The scoping analysis focus on the legislation and support programs in the Nordic countries regarding mobility, changes which are ongoing or planned and which administrative levels are responsible for securing this part of population equal rights to mobility as well as how this corresponds with the Nordic Co-operation "Handlingsplan för nordiskt samarbete om funktionshinder".
There has been a long-term trend of urbanization across the Nordic countries. While some rural municipalities will continue to grow, it is likely that many will continue to decline in population and also experience rapid population aging.
The purpose of this project is to provide policymakers at the national and regional levels an idea of what the size, composition, and geographic distribution of the rural populations in the Nordic countries might look like at mid-century.
The project draws partially on population projections done by the national statistical offices of the Nordic countries to examine the size, regional concentration, age-sex distribution, shares of foreign-born persons, and other characteristics of the rural populations in the Nordic countries in the future. It also analyses structural changes in the rural economies of the Nordic countries.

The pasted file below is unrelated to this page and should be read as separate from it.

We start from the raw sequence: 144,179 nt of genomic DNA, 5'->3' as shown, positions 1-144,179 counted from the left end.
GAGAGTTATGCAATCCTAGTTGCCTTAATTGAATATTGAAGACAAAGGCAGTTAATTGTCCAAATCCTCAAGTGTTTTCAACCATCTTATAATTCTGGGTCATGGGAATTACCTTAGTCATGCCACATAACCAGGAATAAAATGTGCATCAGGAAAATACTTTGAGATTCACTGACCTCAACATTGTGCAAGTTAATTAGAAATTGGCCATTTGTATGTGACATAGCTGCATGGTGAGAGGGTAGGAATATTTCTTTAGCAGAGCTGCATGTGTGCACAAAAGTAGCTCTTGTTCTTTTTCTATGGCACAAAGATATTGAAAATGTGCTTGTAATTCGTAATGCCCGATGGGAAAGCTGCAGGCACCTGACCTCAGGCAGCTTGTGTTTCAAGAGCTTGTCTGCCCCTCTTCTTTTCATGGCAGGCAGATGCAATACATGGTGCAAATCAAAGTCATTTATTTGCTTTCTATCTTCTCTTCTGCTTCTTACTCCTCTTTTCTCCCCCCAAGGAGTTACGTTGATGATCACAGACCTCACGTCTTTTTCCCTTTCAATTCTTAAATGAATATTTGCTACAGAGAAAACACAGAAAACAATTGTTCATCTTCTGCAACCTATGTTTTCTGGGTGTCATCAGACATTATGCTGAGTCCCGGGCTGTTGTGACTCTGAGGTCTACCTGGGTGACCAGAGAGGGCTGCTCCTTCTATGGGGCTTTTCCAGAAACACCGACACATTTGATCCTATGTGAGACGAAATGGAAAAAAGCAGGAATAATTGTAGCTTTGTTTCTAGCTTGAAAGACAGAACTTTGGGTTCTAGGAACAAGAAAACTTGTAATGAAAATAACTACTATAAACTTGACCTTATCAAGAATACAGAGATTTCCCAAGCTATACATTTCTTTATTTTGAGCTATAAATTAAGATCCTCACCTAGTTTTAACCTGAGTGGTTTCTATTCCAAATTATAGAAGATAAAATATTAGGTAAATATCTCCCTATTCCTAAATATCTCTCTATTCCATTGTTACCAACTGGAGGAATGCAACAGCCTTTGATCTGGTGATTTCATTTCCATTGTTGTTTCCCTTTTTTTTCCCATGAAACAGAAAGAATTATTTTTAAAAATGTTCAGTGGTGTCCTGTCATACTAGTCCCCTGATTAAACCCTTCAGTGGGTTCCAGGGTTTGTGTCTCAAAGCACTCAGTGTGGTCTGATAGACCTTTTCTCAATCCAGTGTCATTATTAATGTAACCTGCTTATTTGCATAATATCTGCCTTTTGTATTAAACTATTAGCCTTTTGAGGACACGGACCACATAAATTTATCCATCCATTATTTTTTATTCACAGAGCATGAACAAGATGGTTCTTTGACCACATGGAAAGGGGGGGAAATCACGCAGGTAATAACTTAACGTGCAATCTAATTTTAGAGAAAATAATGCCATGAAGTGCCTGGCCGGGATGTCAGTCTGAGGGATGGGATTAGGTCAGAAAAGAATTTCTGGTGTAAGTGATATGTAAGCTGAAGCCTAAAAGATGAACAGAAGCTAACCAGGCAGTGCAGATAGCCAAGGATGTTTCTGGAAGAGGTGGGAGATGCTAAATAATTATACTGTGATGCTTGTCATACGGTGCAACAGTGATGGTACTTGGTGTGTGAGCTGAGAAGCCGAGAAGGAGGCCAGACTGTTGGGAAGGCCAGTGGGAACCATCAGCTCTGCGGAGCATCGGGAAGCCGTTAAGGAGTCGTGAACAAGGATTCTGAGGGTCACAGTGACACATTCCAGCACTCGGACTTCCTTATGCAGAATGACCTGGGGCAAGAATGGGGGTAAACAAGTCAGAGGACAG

The project analyses spatial disparities of youth education and unemployment from the rural perspective in the Nordic region. The spatial disparities concept of the project helps to identify gaps in established structures of education, training or work that occur among youth living in rural areas.
The main aims of the project are to improve understanding of the spatial and cultural dimension of youth unemployment and inactivity from a rural perspective including urban/rural variation between countries, differences between rural areas; explore the key policy differences between the countries along with potential links between these and outcomes for young people; and highlight examples of effective/innovative practice in the Nordic countries and autonomous regions.
Nordregio Forum 2018 focused on rural and regional development.
What makes certain regions more attractive than others? What makes young people want to stay or return to some regions while others are suffering from out-migration of especially young women? What makes a region attractive for companies to invest in? What are the potentials for tourism in Nordic regions? These and more questions have been discussed at the Forum.
We divided into these questions and issues related to rural areas in the Nordic countries. With key-note speakers, parallel sessions, panel discussions, study visit and more, there has been created an interesting arena for policymakers, organizations and other working with these themes to meet, discuss and exchange knowledge and experiences.